An artist fulfills her dream

By Lisa Britton/For the Baker City Herald November 14, 2012 10:47 am

Lisa Britton Photo Owner Amy VanGaasbeck works on a portrait in the front window of her Dancing Elephant Gallery on Main Street in downtown Baker City.
Lisa Britton Photo Owner Amy VanGaasbeck works on a portrait in the front window of her Dancing Elephant Gallery on Main Street in downtown Baker City.
By Lisa Britton

For the Baker City Herald

This is a working gallery — art decorates the walls, of course, but owner Amy VanGaasbeck can also be found creating art in the front window.

The Dancing Elephant Gallery opened Oct. 1 at 2034 Main St. in Baker City.

It’s been a dream long in the making.

“I’ve been an artist since I was 3, and always wanted a gallery,” said VanGaasbeck, who grew up in Baker City.

She works in charcoal, oil, acrylics “and in the last couple years I’ve learned to sculpt.” She’s working on her associate’s degree through the online Academy of Art University.

The path of opening her gallery was bittersweet.

Several years ago, her sister, Cathy Rodli, was diagnosed with Ewing’s sarcoma, a rare and aggressive cancer.

“They said there was no cure and the rate for survival was two to four years,” Amy says.

One day, while Cathy recovered from a major surgery, Amy talked about her dream of opening an art gallery.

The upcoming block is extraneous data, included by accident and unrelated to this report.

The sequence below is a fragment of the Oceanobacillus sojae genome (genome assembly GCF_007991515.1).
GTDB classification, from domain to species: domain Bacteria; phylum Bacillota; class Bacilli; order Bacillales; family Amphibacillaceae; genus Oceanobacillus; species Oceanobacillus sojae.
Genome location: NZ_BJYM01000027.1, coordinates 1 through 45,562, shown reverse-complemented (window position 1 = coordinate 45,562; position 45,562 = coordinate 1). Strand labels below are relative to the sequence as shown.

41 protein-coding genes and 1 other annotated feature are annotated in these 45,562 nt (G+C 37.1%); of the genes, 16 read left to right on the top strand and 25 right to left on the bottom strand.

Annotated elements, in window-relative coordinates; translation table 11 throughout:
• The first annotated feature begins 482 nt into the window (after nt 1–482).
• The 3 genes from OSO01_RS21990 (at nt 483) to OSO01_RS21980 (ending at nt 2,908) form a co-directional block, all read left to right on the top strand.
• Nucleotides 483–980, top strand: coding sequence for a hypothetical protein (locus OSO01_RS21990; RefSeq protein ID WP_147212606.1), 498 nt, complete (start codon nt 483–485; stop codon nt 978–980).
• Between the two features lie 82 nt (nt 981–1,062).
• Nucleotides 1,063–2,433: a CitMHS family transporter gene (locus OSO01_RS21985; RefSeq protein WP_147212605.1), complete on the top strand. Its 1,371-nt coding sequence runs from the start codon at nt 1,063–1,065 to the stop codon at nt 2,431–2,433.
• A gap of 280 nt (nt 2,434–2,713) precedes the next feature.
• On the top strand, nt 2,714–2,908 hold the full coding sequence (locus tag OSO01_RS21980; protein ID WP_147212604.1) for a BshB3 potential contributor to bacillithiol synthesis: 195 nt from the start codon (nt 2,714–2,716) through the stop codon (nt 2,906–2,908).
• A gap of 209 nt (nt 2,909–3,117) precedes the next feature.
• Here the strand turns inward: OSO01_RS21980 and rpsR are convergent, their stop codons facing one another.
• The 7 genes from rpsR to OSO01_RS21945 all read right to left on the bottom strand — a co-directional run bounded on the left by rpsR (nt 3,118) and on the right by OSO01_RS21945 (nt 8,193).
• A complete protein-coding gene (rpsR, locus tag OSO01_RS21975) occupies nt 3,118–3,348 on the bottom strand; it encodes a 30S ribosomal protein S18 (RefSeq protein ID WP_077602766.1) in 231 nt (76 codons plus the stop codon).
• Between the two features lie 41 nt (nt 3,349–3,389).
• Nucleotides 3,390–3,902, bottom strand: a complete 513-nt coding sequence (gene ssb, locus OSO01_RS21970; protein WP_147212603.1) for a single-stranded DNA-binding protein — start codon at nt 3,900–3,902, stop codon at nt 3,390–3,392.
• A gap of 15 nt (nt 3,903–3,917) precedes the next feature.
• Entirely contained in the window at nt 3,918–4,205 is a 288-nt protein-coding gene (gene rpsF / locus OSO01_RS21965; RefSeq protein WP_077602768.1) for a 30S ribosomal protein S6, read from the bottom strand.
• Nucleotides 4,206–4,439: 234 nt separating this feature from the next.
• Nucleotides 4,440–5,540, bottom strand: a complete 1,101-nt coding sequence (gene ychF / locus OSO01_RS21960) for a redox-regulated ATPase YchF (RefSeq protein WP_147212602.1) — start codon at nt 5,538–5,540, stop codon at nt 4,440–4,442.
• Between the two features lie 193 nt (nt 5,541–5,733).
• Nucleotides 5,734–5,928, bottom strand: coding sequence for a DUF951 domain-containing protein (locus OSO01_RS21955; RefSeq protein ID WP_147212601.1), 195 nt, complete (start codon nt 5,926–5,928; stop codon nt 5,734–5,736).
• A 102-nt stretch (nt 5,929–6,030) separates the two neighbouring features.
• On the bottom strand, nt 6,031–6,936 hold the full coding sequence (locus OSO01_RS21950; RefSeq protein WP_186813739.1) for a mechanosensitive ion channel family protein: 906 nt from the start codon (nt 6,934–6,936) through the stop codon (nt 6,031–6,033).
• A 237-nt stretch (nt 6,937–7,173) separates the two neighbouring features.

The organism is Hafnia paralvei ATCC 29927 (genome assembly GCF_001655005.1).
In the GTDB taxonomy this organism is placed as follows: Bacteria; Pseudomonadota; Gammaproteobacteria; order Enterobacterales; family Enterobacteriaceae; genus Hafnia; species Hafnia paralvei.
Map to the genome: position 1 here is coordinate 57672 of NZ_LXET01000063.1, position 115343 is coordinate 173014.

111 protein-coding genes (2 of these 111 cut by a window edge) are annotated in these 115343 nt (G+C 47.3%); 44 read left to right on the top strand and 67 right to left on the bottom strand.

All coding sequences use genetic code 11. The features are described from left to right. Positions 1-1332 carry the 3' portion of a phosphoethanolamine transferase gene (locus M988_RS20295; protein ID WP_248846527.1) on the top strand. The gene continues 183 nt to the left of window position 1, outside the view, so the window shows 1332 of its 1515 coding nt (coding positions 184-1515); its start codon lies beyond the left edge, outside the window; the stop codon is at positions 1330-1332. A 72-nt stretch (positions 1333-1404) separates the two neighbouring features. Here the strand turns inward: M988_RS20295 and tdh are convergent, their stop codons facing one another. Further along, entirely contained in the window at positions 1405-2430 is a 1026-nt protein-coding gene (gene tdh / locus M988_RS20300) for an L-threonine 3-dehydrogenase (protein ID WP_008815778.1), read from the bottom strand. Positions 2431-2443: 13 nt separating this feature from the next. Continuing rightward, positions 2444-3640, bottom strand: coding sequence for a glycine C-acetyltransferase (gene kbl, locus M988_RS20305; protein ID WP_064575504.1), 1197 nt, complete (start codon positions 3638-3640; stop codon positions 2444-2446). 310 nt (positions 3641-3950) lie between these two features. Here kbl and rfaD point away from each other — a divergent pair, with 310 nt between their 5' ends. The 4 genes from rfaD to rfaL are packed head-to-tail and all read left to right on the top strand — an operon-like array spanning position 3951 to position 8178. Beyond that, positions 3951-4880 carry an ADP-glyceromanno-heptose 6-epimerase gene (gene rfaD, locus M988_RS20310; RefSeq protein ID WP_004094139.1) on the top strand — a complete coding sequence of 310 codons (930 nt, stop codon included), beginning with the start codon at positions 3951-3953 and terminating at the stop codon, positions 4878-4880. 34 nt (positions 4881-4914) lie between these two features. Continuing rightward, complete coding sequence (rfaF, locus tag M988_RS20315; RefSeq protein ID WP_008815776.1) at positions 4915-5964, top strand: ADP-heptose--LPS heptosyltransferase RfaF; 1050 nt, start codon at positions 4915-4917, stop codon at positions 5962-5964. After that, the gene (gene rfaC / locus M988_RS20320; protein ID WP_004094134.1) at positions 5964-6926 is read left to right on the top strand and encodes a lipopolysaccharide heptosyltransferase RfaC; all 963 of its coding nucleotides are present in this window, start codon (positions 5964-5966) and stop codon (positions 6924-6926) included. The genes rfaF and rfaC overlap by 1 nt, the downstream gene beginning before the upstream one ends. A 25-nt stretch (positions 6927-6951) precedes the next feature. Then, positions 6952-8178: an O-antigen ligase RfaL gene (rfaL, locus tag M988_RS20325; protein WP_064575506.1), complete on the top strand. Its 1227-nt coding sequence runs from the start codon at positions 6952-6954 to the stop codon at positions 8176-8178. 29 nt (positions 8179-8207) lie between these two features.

At this point, Cathy decided she wouldn’t return to her job at The Pill Box.

“She looked at me and said ‘Can I learn to do mat cutting and be part of your gallery?’”

Of course, Amy told her.

Cathy died May 17, 2011. She was 44.

“She never got to see my gallery,” Amy says. “Her death got me thinking — what if it’s always in the future?”

So she went to work on her dream, along with her husband, Andy, and her mom, Marilyn Sutton.

But Cathy is still part of this adventure — she loved to dance and she collected elephants.

Thus, The Dancing Elephant Gallery.

“The way we made her part of the gallery was to name it after her. I know she’d be happy with it,” Amy says.

The Dancing Elephant Gallery has a bit of everything — fine art, mosaics, textiles, metal work — even dioramas featuring the tiniest kitchen scenes you’ll ever see.

“I have over 30 artists represented,” Amy says.

She also features handcrafted gift items.

“Stuff that wouldn’t normally fit in an art gallery, but it’s still handcrafted and high quality.”

For November, the gallery will have a show titled “Autumn in Eastern Oregon,” a collaboration of several artists. Also, work by Carri Sue Anderson will continue to be featured.

Also at the gallery

The gallery is also a site for Operation Christmas Child, an outreach of Samaritan’s Purse. 

Donations will be assembled into shoeboxes and sent to children in need all over the world. Items are accepted until Nov. 12.

Also, the gallery has started a journal for the family of Senior Chief Petty Officer Tyrone Woods, who died Sept. 12 in Benghazi, Libya.

“His father is a friend of the family, and we want to honor Ty’s sacrifice,” VanGaasbeck said.

The community is welcome to sign the book and write messages — when it’s full, the VanGaasbecks will give it to Charlie Woods, Ty’s father.

“If anybody would like to come in and sign the book and add any words of support, it will be available here until it is filled up, and then Andy and I will give it personally to Charlie Woods, Ty’s father, for their family,” Amy said.

Information

The gallery is open from 10 a.m. to 6 p.m., Monday through Saturday. The phone number is 541-523-9672.

For more information, visit their website, dancingelephantgallery.com, or find them on Facebook, www.facebook.com/TheDancingElephantGallery.